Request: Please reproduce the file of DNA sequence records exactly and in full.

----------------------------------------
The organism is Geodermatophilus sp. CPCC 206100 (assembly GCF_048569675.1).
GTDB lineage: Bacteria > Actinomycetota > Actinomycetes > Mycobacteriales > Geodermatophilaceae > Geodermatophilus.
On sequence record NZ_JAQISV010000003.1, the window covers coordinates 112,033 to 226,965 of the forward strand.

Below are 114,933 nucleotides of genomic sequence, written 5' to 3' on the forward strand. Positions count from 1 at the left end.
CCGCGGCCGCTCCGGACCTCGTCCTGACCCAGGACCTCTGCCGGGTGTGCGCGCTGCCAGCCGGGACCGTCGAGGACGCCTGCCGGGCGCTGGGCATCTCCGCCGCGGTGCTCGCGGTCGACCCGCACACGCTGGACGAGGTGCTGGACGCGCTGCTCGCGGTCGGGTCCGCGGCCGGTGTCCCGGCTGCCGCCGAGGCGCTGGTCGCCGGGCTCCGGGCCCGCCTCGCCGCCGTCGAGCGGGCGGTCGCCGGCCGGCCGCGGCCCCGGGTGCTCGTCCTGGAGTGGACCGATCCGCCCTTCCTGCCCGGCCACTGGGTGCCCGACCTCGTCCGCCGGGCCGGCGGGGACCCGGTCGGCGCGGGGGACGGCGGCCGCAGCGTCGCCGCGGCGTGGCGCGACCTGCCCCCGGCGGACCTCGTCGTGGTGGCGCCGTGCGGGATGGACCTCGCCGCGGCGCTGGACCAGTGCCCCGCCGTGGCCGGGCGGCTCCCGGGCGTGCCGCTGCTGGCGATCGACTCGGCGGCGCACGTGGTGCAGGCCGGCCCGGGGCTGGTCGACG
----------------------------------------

The organism is Geodermatophilus sp. CPCC 206100 (assembly GCF_048569675.1).
GTDB lineage: Bacteria > Actinomycetota > Actinomycetes > Mycobacteriales > Geodermatophilaceae > Geodermatophilus.
On sequence record NZ_JAQISV010000003.1, the window covers coordinates 112,033 to 226,965 of the forward strand.

Below are 114,933 nucleotides of genomic sequence, written 5' to 3' on the forward strand. Positions count from 1 at the left end.
CCGCGGCCGCTCCGGACCTCGTCCTGACCCAGGACCTCTGCCGGGTGTGCGCGCTGCCAGCCGGGACCGTCGAGGACGCCTGCCGGGCGCTGGGCATCTCCGCCGCGGTGCTCGCGGTCGACCCGCACACGCTGGACGAGGTGCTGGACGCGCTGCTCGCGGTCGGGTCCGCGGCCGGTGTCCCGGCTGCCGCCGAGGCGCTGGTCGCCGGGCTCCGGGCCCGCCTCGCCGCCGTCGAGCGGGCGGTCGCCGGCCGGCCGCGGCCCCGGGTGCTCGTCCTGGAGTGGACCGATCCGCCCTTCCTGCCCGGCCACTGGGTGCCCGACCTCGTCCGCCGGGCCGGCGGGGACCCGGTCGGCGCGGGGGACGGCGGCCGCAGCGTCGCCGCGGCGTGGCGCGACCTGCCCCCGGCGGACCTCGTCGTGGTGGCGCCGTGCGGGATGGACCTCGCCGCGGCGCTGGACCAGTGCCCCGCCGTGGCCGGGCGGCTCCCGGGCGTGCCGCTGCTGGCGATCGACTCGGCGGCGCACGTGGTGCAGGCCGGCCCGGGGCTGGTCGACG